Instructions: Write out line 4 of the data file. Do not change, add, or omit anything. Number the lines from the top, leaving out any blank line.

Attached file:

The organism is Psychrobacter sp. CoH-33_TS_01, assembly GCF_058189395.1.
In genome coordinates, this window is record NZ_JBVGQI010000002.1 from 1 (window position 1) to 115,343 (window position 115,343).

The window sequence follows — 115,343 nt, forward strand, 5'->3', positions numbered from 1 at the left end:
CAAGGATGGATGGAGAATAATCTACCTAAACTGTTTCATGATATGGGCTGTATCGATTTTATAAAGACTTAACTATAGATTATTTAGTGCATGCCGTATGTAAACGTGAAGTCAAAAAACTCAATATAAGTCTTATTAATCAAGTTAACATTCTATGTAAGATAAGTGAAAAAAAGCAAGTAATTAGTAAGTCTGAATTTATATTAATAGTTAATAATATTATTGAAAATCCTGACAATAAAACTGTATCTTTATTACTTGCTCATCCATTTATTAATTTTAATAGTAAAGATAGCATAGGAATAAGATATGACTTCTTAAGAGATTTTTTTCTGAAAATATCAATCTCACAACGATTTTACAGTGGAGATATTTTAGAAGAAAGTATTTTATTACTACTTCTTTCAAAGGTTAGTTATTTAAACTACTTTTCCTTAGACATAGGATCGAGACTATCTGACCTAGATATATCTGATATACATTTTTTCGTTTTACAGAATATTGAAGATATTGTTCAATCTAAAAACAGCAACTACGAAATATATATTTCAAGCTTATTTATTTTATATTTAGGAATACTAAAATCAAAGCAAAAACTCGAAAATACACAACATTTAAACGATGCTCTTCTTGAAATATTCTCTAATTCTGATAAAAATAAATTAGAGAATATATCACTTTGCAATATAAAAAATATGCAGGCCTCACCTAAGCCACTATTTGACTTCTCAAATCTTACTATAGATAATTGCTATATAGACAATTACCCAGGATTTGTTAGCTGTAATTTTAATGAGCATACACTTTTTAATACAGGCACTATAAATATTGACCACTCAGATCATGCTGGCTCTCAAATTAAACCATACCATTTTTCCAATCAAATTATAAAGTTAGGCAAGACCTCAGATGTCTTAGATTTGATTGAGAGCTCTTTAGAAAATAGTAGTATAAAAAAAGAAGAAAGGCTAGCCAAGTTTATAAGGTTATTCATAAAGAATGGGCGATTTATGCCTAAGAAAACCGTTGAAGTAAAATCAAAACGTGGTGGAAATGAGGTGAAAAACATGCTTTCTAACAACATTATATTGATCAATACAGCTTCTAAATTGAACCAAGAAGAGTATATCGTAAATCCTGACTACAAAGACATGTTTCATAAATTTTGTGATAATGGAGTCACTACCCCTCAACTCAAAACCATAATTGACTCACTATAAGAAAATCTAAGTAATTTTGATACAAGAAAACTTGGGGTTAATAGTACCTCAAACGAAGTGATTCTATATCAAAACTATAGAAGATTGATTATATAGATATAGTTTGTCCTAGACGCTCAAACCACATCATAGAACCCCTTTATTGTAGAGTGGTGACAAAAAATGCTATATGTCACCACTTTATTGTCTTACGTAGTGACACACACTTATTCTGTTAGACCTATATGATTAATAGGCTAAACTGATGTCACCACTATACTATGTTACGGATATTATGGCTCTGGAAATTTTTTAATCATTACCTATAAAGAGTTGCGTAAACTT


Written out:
CAAGGATGGATGGAGAATAATCTACCTAAACTGTTTCATGATATGGGCTGTATCGATTTTATAAAGACTTAACTATAGATTATTTAGTGCATGCCGTATGTAAACGTGAAGTCAAAAAACTCAATATAAGTCTTATTAATCAAGTTAACATTCTATGTAAGATAAGTGAAAAAAAGCAAGTAATTAGTAAGTCTGAATTTATATTAATAGTTAATAATATTATTGAAAATCCTGACAATAAAACTGTATCTTTATTACTTGCTCATCCATTTATTAATTTTAATAGTAAAGATAGCATAGGAATAAGATATGACTTCTTAAGAGATTTTTTTCTGAAAATATCAATCTCACAACGATTTTACAGTGGAGATATTTTAGAAGAAAGTATTTTATTACTACTTCTTTCAAAGGTTAGTTATTTAAACTACTTTTCCTTAGACATAGGATCGAGACTATCTGACCTAGATATATCTGATATACATTTTTTCGTTTTACAGAATATTGAAGATATTGTTCAATCTAAAAACAGCAACTACGAAATATATATTTCAAGCTTATTTATTTTATATTTAGGAATACTAAAATCAAAGCAAAAACTCGAAAATACACAACATTTAAACGATGCTCTTCTTGAAATATTCTCTAATTCTGATAAAAATAAATTAGAGAATATATCACTTTGCAATATAAAAAATATGCAGGCCTCACCTAAGCCACTATTTGACTTCTCAAATCTTACTATAGATAATTGCTATATAGACAATTACCCAGGATTTGTTAGCTGTAATTTTAATGAGCATACACTTTTTAATACAGGCACTATAAATATTGACCACTCAGATCATGCTGGCTCTCAAATTAAACCATACCATTTTTCCAATCAAATTATAAAGTTAGGCAAGACCTCAGATGTCTTAGATTTGATTGAGAGCTCTTTAGAAAATAGTAGTATAAAAAAAGAAGAAAGGCTAGCCAAGTTTATAAGGTTATTCATAAAGAATGGGCGATTTATGCCTAAGAAAACCGTTGAAGTAAAATCAAAACGTGGTGGAAATGAGGTGAAAAACATGCTTTCTAACAACATTATATTGATCAATACAGCTTCTAAATTGAACCAAGAAGAGTATATCGTAAATCCTGACTACAAAGACATGTTTCATAAATTTTGTGATAATGGAGTCACTACCCCTCAACTCAAAACCATAATTGACTCACTATAAGAAAATCTAAGTAATTTTGATACAAGAAAACTTGGGGTTAATAGTACCTCAAACGAAGTGATTCTATATCAAAACTATAGAAGATTGATTATATAGATATAGTTTGTCCTAGACGCTCAAACCACATCATAGAACCCCTTTATTGTAGAGTGGTGACAAAAAATGCTATATGTCACCACTTTATTGTCTTACGTAGTGACACACACTTATTCTGTTAGACCTATATGATTAATAGGCTAAACTGATGTCACCACTATACTATGTTACGGATATTATGGCTCTGGAAATTTTTTAATCATTACCTATAAAGAGTTGCGTAAACTT